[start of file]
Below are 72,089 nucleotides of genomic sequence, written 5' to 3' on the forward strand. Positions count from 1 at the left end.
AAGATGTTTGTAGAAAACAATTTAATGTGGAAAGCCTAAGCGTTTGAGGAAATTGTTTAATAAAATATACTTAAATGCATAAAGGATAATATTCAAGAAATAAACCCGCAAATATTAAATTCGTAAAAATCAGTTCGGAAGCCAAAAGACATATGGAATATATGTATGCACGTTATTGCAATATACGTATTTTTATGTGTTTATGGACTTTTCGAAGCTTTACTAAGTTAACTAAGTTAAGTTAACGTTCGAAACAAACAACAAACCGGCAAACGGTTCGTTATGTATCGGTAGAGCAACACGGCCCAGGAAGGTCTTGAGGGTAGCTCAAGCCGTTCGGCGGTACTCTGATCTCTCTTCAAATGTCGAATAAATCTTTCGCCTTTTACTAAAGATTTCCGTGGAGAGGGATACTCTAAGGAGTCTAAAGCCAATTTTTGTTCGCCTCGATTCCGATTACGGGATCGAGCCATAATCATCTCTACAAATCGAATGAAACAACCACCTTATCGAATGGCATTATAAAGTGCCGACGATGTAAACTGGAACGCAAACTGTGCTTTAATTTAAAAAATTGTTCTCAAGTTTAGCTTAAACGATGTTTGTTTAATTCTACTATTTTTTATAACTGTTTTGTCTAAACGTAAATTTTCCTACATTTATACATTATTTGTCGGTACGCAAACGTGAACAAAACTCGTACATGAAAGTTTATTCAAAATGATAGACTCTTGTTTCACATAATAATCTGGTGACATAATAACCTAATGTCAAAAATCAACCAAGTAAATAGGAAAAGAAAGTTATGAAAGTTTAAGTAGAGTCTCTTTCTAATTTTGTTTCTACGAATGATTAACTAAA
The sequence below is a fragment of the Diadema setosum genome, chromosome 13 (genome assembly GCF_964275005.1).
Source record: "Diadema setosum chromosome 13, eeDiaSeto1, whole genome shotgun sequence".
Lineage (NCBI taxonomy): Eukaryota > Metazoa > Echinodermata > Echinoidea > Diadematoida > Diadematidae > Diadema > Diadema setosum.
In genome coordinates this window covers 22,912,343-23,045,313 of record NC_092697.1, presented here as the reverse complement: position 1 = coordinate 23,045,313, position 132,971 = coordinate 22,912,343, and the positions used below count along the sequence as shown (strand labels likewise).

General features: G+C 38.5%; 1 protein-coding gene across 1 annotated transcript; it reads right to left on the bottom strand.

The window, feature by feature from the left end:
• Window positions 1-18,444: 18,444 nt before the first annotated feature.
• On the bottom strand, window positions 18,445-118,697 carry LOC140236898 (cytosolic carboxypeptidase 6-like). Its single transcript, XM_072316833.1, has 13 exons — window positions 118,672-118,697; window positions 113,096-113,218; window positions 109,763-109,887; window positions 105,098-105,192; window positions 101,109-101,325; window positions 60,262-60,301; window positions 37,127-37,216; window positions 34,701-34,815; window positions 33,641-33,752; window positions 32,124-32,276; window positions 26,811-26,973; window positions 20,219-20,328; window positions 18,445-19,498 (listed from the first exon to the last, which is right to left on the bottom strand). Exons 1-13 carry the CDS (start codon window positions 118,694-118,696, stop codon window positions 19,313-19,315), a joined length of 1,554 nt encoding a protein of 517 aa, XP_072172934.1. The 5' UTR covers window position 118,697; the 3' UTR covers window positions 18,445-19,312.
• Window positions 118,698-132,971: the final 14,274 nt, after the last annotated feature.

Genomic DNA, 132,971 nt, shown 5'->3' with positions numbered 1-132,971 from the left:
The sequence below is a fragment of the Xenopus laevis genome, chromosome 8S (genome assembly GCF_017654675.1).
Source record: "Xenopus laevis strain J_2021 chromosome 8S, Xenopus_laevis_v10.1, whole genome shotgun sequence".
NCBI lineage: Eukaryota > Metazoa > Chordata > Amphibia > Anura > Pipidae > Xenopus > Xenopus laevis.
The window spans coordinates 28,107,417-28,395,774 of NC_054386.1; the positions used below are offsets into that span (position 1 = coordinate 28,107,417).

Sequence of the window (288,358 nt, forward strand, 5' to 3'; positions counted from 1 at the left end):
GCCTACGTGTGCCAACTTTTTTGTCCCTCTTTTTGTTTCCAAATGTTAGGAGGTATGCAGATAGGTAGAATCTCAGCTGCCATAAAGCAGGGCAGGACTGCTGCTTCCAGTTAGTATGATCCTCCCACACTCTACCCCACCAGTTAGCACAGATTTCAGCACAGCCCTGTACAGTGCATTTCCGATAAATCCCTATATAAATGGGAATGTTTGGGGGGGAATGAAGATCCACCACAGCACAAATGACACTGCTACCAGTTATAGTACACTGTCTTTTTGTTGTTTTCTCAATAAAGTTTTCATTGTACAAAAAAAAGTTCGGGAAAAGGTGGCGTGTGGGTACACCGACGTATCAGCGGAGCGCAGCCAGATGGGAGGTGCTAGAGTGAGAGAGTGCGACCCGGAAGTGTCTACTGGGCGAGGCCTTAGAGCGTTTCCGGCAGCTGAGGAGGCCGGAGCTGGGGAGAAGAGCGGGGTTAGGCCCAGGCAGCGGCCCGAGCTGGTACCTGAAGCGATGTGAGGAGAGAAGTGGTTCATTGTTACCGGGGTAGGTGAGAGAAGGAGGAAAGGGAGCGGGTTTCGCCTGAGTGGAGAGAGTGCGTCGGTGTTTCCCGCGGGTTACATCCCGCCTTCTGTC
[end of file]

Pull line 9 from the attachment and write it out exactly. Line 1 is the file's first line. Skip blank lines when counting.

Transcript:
• Window positions 1-18,444: 18,444 nt before the first annotated feature.